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Medici collar

The Medici collar (de.Stuartkragen, Medicikragen; fr. Collerette) is flared, stand-up, fan-shaped, standing high behind the head, often layered, trimmed with lace or consisting only of lace. The Medici collar was worn only by women.
The collar got its name from the name of the French queen – Marie de Medici, who is depicted in almost all portraits wearing such a collar. But this name came almost two centuries later.
The large stand-up collar came into fashion in the mid-16th century, even before Marie de Medici. Mostly such collars were worn in Italy, but can also be found in France. The Ruff collar was more preferred in countries north of the Apennine Peninsula. We have another post about this type of collar.
The Medici collar perfectly framed the neckline, and airy lace emphasized the luxury of the lady. Lace in the 17th century was a must in an outfit and one of the most expensive details.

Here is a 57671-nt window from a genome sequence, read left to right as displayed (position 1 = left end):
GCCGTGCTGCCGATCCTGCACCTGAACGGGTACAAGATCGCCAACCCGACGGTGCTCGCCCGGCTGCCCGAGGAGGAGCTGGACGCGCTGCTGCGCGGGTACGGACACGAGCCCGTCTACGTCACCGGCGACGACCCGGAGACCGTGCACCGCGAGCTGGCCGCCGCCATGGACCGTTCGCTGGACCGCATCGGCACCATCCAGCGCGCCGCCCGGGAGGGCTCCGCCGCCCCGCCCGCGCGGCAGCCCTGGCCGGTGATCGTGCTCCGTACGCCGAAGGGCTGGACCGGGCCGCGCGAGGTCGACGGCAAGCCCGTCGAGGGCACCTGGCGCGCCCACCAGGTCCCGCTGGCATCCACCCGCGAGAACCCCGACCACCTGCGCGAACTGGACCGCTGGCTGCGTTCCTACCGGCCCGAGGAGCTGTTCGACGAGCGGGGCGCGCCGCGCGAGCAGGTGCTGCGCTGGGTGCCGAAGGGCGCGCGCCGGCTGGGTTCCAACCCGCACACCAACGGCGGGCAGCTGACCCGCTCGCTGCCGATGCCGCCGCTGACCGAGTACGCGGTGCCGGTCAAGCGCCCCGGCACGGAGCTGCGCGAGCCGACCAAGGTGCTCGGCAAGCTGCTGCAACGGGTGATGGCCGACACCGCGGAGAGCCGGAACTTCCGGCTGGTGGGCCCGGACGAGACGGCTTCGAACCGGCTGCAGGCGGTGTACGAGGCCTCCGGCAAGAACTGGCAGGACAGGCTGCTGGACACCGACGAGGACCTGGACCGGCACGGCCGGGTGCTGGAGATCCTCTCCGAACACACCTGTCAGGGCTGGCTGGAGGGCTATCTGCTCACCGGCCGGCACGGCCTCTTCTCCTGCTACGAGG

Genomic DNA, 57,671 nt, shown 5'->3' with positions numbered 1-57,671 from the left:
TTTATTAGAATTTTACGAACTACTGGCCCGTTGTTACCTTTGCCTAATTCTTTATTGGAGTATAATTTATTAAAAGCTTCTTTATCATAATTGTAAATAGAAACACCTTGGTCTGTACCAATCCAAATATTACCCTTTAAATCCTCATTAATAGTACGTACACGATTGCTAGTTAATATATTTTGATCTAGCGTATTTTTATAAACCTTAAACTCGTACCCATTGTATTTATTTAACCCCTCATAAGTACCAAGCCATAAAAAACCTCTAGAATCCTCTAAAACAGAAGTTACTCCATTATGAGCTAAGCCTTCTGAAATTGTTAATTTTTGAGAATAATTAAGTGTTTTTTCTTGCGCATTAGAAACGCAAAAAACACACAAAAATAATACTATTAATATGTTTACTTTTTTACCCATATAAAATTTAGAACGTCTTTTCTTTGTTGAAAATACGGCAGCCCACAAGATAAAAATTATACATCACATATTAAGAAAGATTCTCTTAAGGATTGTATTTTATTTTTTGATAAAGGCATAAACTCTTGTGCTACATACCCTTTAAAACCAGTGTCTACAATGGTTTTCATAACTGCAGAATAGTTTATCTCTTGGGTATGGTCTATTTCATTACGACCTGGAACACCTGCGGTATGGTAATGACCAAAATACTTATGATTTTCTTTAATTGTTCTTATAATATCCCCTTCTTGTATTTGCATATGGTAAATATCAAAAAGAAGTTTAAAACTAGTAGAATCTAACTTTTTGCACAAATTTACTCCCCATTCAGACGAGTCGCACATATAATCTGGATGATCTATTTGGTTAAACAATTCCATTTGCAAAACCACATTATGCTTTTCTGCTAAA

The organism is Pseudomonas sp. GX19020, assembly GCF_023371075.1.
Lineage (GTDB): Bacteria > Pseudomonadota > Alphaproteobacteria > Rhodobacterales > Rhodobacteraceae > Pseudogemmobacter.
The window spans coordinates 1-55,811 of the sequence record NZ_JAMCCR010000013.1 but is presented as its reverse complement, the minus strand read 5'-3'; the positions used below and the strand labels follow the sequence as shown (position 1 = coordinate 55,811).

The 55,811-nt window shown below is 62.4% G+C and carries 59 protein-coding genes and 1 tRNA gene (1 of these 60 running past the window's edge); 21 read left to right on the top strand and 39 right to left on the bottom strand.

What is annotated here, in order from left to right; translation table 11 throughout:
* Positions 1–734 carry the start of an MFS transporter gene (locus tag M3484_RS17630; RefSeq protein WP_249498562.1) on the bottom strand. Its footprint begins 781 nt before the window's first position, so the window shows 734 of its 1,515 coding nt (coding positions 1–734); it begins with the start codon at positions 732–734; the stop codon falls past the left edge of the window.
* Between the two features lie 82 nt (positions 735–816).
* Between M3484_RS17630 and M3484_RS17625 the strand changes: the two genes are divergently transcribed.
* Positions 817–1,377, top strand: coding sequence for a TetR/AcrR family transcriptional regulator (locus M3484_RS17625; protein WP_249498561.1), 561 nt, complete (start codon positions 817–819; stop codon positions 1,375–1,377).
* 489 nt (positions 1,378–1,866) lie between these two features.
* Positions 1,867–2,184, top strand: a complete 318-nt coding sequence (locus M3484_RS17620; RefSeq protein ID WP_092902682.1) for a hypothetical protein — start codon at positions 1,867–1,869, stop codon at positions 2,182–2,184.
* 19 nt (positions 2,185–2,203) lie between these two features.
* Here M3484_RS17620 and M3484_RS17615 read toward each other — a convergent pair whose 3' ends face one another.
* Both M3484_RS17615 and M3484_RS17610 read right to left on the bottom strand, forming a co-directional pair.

In the 1630s, the collar began to drop a little, and closer to 1640 it became a turn-down collar. The second appearance of this type of collar arose at the end of the 18th century, it was then that it received the name “le col à la Médicis”, and in the Empire period the collar began to be called la Chérusque. Such a collar looked great at balls and ceremonies.

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